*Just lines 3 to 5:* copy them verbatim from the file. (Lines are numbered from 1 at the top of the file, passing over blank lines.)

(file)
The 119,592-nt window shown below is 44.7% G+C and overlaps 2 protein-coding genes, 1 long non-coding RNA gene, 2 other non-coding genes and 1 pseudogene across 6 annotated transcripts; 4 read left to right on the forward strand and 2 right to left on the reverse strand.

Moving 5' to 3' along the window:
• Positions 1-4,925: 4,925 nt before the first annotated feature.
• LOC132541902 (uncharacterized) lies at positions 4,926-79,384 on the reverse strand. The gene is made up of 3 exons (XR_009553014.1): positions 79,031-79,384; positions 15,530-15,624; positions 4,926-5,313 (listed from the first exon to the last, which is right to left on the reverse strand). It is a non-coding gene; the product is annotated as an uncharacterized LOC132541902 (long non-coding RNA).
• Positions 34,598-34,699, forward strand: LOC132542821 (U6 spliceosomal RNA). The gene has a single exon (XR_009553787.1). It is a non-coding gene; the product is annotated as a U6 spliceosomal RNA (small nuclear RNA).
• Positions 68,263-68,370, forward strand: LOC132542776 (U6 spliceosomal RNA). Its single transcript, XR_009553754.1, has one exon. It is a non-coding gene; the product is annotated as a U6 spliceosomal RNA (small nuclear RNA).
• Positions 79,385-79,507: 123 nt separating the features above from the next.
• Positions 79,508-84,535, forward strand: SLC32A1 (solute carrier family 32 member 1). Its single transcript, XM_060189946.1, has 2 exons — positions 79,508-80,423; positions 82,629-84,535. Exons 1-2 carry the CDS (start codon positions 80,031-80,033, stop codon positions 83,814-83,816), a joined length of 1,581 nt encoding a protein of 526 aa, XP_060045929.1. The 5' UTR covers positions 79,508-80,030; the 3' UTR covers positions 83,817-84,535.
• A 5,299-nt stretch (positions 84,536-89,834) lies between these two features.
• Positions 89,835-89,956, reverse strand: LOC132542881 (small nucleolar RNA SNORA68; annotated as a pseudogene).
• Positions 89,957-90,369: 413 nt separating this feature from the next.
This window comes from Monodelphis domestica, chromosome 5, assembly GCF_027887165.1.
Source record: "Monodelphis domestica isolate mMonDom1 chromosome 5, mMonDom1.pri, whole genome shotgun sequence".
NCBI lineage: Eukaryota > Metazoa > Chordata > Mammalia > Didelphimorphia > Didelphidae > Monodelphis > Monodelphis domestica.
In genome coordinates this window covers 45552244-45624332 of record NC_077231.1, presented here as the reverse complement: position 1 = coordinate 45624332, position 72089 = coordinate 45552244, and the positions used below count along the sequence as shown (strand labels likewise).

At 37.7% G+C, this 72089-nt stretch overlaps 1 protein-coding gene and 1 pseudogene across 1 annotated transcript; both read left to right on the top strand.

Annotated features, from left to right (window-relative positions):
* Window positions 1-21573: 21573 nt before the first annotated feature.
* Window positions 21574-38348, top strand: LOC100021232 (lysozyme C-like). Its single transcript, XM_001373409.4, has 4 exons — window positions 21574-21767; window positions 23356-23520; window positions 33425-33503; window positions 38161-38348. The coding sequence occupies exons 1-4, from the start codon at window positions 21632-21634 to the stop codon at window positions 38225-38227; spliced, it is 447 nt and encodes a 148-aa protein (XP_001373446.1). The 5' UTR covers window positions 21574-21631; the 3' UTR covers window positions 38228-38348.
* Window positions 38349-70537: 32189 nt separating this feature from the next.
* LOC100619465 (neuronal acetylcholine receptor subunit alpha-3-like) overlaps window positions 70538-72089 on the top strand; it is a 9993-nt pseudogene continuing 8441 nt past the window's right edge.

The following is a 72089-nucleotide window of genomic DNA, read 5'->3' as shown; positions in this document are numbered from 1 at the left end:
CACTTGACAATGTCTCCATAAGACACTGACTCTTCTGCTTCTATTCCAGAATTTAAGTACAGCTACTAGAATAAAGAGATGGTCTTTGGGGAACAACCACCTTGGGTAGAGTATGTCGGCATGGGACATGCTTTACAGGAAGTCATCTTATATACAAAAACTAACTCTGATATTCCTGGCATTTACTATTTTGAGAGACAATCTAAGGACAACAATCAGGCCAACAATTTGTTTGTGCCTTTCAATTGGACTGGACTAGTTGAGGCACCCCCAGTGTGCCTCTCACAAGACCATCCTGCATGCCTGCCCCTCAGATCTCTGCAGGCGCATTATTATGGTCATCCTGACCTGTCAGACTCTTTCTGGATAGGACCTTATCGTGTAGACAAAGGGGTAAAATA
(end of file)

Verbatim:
• Positions 1-4,925: 4,925 nt before the first annotated feature.
• LOC132541902 (uncharacterized) lies at positions 4,926-79,384 on the reverse strand. The gene is made up of 3 exons (XR_009553014.1): positions 79,031-79,384; positions 15,530-15,624; positions 4,926-5,313 (listed from the first exon to the last, which is right to left on the reverse strand). It is a non-coding gene; the product is annotated as an uncharacterized LOC132541902 (long non-coding RNA).
• Positions 34,598-34,699, forward strand: LOC132542821 (U6 spliceosomal RNA). The gene has a single exon (XR_009553787.1). It is a non-coding gene; the product is annotated as a U6 spliceosomal RNA (small nuclear RNA).